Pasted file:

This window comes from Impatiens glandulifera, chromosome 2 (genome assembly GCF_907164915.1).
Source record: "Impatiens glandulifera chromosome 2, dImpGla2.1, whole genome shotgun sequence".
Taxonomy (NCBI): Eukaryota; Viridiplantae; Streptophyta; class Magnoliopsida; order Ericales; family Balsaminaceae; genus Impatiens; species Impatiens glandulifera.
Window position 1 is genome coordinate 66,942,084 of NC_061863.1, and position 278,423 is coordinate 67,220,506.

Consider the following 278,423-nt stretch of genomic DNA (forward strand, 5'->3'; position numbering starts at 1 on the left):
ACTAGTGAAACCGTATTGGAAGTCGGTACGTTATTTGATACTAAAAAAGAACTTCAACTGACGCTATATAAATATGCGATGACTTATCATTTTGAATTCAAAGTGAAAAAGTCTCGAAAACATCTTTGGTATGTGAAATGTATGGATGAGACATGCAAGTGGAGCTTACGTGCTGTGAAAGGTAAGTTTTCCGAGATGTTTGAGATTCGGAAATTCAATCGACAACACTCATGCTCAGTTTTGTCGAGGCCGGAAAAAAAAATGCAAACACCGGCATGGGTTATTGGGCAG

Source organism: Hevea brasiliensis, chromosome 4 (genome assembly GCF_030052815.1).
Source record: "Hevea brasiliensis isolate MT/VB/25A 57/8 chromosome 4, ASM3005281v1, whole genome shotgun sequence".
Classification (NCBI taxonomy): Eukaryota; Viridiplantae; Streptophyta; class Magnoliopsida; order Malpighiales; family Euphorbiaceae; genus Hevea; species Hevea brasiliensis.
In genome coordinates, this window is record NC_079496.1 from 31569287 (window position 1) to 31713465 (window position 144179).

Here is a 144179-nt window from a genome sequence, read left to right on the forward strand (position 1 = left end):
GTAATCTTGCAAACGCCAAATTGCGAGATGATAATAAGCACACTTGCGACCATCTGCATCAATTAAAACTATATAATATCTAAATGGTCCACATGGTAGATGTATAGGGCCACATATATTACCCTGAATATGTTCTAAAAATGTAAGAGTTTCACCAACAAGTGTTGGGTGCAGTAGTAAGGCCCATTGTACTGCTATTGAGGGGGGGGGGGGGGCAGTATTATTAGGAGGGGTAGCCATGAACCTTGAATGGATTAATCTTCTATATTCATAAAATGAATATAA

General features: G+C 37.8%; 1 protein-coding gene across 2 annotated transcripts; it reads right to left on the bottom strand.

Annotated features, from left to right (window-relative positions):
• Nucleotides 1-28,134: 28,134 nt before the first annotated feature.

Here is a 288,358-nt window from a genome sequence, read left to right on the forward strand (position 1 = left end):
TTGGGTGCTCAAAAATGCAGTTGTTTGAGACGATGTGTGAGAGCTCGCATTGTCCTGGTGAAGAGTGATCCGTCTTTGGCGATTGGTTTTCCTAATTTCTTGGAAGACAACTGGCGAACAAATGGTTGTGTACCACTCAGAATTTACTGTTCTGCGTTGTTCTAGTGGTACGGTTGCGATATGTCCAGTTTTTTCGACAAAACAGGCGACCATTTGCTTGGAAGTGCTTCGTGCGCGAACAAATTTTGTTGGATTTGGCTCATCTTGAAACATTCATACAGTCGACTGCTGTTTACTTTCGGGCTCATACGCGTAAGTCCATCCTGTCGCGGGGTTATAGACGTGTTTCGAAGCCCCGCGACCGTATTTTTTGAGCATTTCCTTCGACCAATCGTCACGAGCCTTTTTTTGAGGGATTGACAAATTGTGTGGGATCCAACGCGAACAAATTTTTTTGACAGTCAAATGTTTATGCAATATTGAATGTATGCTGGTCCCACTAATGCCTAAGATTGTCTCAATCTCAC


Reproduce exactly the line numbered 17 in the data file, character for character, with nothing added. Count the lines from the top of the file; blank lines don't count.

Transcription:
TTGGGTGCTCAAAAATGCAGTTGTTTGAGACGATGTGTGAGAGCTCGCATTGTCCTGGTGAAGAGTGATCCGTCTTTGGCGATTGGTTTTCCTAATTTCTTGGAAGACAACTGGCGAACAAATGGTTGTGTACCACTCAGAATTTACTGTTCTGCGTTGTTCTAGTGGTACGGTTGCGATATGTCCAGTTTTTTCGACAAAACAGGCGACCATTTGCTTGGAAGTGCTTCGTGCGCGAACAAATTTTGTTGGATTTGGCTCATCTTGAAACATTCATACAGTCGACTGCTGTTTACTTTCGGGCTCATACGCGTAAGTCCATCCTGTCGCGGGGTTATAGACGTGTTTCGAAGCCCCGCGACCGTATTTTTTGAGCATTTCCTTCGACCAATCGTCACGAGCCTTTTTTTGAGGGATTGACAAATTGTGTGGGATCCAACGCGAACAAATTTTTTTGACAGTCAAATGTTTATGCAATATTGAATGTATGCTGGTCCCACTAATGCCTAAGATTGTCTCAATCTCAC